Pedley: Stewart’s Performance Was An All-Timer
By Jim Pedley | Managing Editor
A quick thought:
It wasn’t so much the fact that the 2011 Sprint Cup championship was so close that it had to be determined by the NASCAR tie-breaking system which qualifies it for instant-classic status.
It wasn’t so much that it came after several weeks of colorful verbal interplay by the two contenders – both of whom are among the biggest stars in American racing.
And it wasn’t the fact that it ended with the two contenders finishing first and second in the season-ending, championship-deciding Ford 400 at Homestead-Miami Speedway.
What will make this championship and its deciding race so freakin’ memorable for those who love and understand the sport of top-tier auto racing was the way Tony Stewart drove at Homestead on Sunday.
It may have featured the best performance by a NASCAR wheelman ever.
Tony Stewart was simply incredible. So incredible that Carl Edwards, who was only merely fabulous at the rain-splattered HMS 1.5-mile oval, was reduced to playing the bumbling straight man to Stewart’s masterful scene-stealing performance.
Stewart had spent the weeks leading up to the final showdown – which began with Edwards holding a
three-point lead over Stewart – verbally prodding the Roush Fenway Racing driver. He called him this, warned him about that and rubbed his face in the other thing.
Stewart may well also have been attempting to convince himself that he could could overcome Edwards, Edwards’ bigger Roush operation and the power-crammed FR9 engines which ate up tracks like Homestead this year.
But in the end, Stewart walked the walked and ran the run.
The Cup engines had barely achieved proper operating temperatures when potential disaster struck for Stewart. A piece of shrapnel from Kurt Busch’s disintegrating drive train hit the grill work of Stewart’s Stewart-Haas Racing Chevrolet.
No major damaged was caused by the flying metal, but the grill is the only thing that stands between track debris and the radiator and cooling ducts. The grill had to be fixed. During a long caution, Stewart’s crew taped a new grill into place.
But, when the race restarted, Stewart had 39 cars between him and race-leader Edwards.
Stewart, who won championships for Joe Gibbs Racing in 2002 and 2005, stayed cool, kept his crew cool, and sent to history-making work.
During an era of Sprint Cup racing when not a whole lot separates the best cars from the average cars in terms of speed, Stewart went on a pass-fest. Up top, down low, through the middle. Two cars a lap, three cars a lap, four cars a lap.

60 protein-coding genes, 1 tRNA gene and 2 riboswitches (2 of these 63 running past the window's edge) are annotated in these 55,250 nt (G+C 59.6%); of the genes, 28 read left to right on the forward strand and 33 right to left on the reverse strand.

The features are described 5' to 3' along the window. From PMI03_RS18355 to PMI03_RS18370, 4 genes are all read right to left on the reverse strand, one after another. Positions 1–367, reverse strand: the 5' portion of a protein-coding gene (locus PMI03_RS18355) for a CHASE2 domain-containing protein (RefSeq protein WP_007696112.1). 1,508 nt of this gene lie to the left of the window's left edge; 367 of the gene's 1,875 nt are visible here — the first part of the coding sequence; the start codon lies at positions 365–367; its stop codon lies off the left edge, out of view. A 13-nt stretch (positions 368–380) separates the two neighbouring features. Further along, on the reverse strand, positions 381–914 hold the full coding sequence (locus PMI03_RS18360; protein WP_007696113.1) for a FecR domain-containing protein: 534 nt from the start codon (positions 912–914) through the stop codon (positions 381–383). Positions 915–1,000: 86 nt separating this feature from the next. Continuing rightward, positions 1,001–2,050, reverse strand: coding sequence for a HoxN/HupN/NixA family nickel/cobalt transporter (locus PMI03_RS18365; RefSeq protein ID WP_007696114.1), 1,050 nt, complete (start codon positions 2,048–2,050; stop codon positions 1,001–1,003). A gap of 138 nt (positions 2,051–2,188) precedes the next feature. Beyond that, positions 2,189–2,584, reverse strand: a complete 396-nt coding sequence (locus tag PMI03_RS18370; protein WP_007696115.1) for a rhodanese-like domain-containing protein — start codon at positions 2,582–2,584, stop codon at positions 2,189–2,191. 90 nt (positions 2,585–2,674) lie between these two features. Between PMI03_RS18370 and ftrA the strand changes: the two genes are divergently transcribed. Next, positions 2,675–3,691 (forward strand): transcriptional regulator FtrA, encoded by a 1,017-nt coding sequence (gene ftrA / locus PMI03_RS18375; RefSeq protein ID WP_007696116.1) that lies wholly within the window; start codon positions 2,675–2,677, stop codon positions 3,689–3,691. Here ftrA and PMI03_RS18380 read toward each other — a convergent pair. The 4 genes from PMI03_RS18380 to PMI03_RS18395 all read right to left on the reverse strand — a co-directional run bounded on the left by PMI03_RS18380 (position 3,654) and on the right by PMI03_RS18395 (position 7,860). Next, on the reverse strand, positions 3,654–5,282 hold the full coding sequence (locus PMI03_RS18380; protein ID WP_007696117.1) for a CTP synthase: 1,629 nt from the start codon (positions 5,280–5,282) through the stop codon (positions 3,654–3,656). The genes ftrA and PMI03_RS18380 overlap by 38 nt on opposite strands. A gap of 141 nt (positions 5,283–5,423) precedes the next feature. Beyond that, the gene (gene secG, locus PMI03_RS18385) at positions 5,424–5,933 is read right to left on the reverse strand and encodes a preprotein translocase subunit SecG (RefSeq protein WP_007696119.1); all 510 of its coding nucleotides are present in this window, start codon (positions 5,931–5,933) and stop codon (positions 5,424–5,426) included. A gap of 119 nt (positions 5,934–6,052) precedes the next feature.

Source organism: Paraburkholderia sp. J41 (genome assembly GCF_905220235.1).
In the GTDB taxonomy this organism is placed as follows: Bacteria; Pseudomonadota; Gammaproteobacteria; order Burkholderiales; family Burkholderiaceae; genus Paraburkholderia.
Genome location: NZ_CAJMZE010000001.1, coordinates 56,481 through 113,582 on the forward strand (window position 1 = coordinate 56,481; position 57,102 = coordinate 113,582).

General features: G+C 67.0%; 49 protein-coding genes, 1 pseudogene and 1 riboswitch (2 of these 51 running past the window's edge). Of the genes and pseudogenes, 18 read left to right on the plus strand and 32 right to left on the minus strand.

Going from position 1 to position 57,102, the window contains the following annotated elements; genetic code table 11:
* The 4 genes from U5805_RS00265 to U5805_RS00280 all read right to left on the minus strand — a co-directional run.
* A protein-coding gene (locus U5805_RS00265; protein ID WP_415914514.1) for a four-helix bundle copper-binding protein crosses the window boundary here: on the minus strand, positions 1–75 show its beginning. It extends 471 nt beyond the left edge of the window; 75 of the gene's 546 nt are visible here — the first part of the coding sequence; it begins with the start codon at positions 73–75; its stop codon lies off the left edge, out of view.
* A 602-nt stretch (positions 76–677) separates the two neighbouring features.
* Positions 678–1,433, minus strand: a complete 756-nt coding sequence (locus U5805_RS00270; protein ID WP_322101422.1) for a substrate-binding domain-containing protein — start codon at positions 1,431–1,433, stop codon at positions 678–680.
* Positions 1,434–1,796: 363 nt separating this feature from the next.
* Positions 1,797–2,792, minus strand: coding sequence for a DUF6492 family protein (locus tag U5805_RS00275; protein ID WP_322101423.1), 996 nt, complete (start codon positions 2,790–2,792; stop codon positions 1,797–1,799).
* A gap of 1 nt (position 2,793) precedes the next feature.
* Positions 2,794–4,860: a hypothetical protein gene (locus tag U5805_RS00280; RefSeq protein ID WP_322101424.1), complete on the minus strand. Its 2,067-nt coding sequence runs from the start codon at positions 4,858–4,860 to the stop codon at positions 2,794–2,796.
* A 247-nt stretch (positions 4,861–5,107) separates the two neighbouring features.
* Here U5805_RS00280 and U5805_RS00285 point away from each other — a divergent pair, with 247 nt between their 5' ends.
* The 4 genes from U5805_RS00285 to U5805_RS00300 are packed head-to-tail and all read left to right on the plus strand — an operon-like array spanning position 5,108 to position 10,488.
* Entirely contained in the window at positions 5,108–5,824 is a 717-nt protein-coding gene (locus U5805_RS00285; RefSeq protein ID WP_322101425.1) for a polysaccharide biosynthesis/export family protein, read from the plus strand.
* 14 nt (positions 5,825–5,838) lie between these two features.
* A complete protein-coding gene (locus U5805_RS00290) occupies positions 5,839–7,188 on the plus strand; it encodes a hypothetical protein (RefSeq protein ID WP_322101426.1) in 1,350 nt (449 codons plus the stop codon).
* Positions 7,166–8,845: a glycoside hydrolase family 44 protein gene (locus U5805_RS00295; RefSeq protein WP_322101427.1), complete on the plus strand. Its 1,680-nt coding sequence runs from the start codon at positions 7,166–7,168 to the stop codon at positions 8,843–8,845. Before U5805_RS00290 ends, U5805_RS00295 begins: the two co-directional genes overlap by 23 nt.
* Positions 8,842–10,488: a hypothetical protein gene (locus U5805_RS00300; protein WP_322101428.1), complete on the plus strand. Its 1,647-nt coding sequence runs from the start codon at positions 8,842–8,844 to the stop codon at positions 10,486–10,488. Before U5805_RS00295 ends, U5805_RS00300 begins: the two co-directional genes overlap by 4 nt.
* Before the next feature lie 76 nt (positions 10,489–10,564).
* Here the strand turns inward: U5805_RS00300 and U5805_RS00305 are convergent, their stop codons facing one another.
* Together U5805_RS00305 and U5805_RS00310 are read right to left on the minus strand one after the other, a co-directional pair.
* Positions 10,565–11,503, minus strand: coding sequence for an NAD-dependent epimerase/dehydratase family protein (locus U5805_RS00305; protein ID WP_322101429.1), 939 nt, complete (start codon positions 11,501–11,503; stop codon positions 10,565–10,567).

Stewart did things with his car that defied both common sense and physics.
Some of his best, most eye-rubbing work came on restarts, when he would attack with precision-
controled fury. A.J. Foyt, Stewart’s idle and numbersake of his car, must have be smiling that big Texas smile.
“That shows how bad I wanted to win this thing,” Stewart would say. “During the season you give guys a little more room than that, but when you are going for a championship, you can’t hold anything back. I was racing around good guys when I did that all night and we just could not leave it on the table, we had to go on the restarts. That was a strong suit for us all night. We took off that one restart I think 12th and came off the corner 5th or 6th on the outside. It is just an awesome night when your car drives that good and you can go get it done like that.”
The combo of skill and aggression often forms a molecular bond with luck in sports. It did for Stewart late in Sunday’s race. A decision to stretch fuel by Stewart and crew chief Darian Grubb had the TV guys questioning the SHR team’s sanity.
But when rain brought out a caution at precisely the right time, it was Edwards who was suddenly in trouble. He had to pit to make it to the finish while Stewart was able to stay out and move ahead of Edwards, who had been leading.
From there, it was simply a matter of not making a mistake for Stewart.
A mistake? By Stewart? In this race? Please.
Be clear on this: Edwards did not give this championship away. He was beaten by perpahs the best at his definite best.
Yes, best. After Sunday’s performance, love or hate or remain ambivalent about the moody and unpredicatable Stewart, you have to rank his driving skills at or above those of the legends of the sport.
Who says? Well, how about Foyt? Reached after the race, the four-time Indy 500 winner said, “He had to win it to win the championship and I think Tony drove the best race of his life.”
Edwards was so moved by what he saw that he sought out Stewart on the parade lap. Edwards walked up to the No. 14 Chevy, stuck his hand and head in the window and the two traded thoughts.
“I told him I hope we do the same thing next year, it will be fun,” Edwards said. “That is a good racer. He did a good job. His team did a good job. My guys did really well too. We aren’t going to walk away here feeling like we didn’t give our best performance. We did well and I stand behind all my guys and we will have that same group if I can do anything about it next year and they are going to have to beat us.”
They had better hope that Stewart is off his game if that all happens because Tony Stewart, we were all reminded over the last 10 weeks and especially Sunday night, is a indeed a good racer.
– Jim Pedley can be reached at firstname.lastname@example.org